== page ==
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A semiconductor “passport” for every device

Unique identity (UID) is the identifier typically stored on each chip and an essential part of a Hardware Root of Trust.

Today, it is important to have in place a robust identification/authentication process to verify data and the authenticity of each device’s identity. UID acts as a passport for a semiconductor as it connects with a network or another device. It serves as the chip’s primary identifier and, for example, establishes an auditable trail during its journey in the supply chain that verifies its origin at each stage.

With a UID, chips can use this internal secret as a seed for key generation or as a root key, which along with an external plaintext number, can act as a chip identification or product series number. UID can also be used to protect a device from unauthorized access or cloning through the use of authentication and authorization algorithms.

Key Injection

​The most frequently used process to generate a UID is key injection, which has three major steps: enrollment, authentication, and provisioning. Recall that the main goals for a UID is to uniquely identify and reliably authenticate each chip, to track a chip, and to create an audit trail that establishes its origin. As such, it is vital to keep the secret UID safe. Thus, with the key injection method, an expensive security facility and a standard set of operating procedures are required to perform this process. Injected UIDs also run the risk of leaked secrets and product cloning, as the key itself does not remain entirely inside the device during the key injection process.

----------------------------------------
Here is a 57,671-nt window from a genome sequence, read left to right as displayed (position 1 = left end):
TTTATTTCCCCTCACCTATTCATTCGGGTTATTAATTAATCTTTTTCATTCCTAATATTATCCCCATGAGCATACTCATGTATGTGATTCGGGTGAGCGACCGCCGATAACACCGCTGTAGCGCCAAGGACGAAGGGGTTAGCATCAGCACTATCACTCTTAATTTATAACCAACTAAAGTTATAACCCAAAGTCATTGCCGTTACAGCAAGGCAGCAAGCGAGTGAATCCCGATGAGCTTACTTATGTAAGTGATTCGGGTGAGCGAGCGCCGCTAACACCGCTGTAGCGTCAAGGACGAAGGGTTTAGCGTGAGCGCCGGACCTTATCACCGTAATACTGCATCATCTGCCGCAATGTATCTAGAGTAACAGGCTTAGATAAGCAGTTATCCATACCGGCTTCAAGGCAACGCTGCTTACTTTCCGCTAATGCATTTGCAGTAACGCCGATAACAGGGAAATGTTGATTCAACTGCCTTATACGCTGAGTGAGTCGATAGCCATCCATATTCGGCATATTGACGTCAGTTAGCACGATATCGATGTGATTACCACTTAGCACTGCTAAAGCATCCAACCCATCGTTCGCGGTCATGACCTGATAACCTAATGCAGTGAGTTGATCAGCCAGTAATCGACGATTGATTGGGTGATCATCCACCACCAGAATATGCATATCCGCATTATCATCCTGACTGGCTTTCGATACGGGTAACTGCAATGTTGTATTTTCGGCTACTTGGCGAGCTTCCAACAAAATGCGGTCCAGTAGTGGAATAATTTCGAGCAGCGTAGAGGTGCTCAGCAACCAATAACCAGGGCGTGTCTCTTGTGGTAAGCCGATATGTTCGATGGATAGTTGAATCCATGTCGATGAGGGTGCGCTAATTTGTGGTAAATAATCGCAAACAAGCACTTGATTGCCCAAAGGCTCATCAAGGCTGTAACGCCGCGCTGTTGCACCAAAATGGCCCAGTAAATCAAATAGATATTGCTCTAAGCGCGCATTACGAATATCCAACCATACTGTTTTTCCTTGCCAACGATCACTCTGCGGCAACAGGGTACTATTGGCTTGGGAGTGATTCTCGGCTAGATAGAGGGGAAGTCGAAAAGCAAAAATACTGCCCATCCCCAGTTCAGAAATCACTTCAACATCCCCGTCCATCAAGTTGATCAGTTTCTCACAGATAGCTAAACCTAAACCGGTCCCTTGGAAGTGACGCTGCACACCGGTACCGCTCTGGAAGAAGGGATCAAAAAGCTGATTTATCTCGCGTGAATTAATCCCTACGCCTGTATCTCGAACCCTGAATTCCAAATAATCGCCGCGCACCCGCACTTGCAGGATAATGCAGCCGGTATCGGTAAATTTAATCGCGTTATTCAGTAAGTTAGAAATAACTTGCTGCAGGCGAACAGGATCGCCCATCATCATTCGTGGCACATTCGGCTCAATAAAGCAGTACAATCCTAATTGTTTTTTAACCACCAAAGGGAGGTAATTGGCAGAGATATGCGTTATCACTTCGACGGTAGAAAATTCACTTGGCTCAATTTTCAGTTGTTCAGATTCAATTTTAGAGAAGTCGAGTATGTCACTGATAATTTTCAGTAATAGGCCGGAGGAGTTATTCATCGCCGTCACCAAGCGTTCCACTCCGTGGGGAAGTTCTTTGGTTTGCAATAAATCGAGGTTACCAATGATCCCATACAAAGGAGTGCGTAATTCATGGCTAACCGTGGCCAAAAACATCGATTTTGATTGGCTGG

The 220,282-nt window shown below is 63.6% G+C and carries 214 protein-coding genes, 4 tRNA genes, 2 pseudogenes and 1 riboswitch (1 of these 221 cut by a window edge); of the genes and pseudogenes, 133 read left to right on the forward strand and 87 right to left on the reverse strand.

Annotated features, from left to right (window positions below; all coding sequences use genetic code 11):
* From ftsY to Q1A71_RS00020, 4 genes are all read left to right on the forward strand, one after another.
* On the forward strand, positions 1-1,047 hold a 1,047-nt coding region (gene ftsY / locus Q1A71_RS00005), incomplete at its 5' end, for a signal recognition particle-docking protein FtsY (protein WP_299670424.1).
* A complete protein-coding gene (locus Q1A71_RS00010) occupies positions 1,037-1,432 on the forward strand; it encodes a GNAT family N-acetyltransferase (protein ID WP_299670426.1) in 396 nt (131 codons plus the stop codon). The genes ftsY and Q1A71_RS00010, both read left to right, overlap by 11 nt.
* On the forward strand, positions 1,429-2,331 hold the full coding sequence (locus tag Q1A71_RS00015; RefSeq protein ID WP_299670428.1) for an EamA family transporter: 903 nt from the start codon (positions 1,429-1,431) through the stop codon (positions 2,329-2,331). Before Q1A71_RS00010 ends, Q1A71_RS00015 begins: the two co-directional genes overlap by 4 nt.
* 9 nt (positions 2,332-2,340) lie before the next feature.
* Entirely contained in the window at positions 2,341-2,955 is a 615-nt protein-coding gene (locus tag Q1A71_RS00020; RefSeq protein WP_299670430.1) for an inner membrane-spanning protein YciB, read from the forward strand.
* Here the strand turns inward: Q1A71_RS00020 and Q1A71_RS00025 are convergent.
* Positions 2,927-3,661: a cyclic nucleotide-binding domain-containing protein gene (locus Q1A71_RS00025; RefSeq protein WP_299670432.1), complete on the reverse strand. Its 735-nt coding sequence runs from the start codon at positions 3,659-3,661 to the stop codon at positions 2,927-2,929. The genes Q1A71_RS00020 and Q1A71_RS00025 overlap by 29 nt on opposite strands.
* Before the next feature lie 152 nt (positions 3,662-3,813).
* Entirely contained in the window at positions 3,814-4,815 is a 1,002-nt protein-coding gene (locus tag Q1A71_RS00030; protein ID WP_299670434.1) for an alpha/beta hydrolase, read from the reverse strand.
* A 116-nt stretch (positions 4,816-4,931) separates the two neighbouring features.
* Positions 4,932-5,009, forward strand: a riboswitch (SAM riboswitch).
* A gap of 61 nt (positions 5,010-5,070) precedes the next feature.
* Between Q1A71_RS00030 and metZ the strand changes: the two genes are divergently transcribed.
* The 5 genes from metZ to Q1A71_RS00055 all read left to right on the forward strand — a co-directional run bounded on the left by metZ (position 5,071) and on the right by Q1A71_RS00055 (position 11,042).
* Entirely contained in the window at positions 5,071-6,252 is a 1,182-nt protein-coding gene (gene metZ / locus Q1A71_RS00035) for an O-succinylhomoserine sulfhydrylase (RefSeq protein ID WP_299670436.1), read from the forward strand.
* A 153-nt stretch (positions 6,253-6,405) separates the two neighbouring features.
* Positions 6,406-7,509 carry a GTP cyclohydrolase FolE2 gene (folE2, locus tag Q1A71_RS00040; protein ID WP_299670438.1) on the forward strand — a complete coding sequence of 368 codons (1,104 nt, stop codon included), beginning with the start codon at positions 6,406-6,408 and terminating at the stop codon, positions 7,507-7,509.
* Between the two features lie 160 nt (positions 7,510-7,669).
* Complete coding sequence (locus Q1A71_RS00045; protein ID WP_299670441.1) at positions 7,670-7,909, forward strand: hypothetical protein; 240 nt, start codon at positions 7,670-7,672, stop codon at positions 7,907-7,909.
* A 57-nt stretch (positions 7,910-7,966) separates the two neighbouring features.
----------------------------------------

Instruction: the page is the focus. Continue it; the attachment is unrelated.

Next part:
Inborn Keys

An Inborn UID can be derived from a PUF and is a safer alternative against identification cloning.  This is because each stage (enrollment, authentication, and provisioning) is performed internally within the chip and without the need to store any secrets externally. Therefore, hardware-generated inborn UIDs eliminate the risk of exposure during the traditional key injection process. They also significantly reduce fabrication costs by eradicating the need for maintaining a secure key injection environment and an external key management system.

The below figure shows an example of how a host server uses a PUF-based UID for follow-up authentication and authorization of an external network node.

An example of how a host server uses a PUF-based UID for follow-up authentication and authorization of an external network node.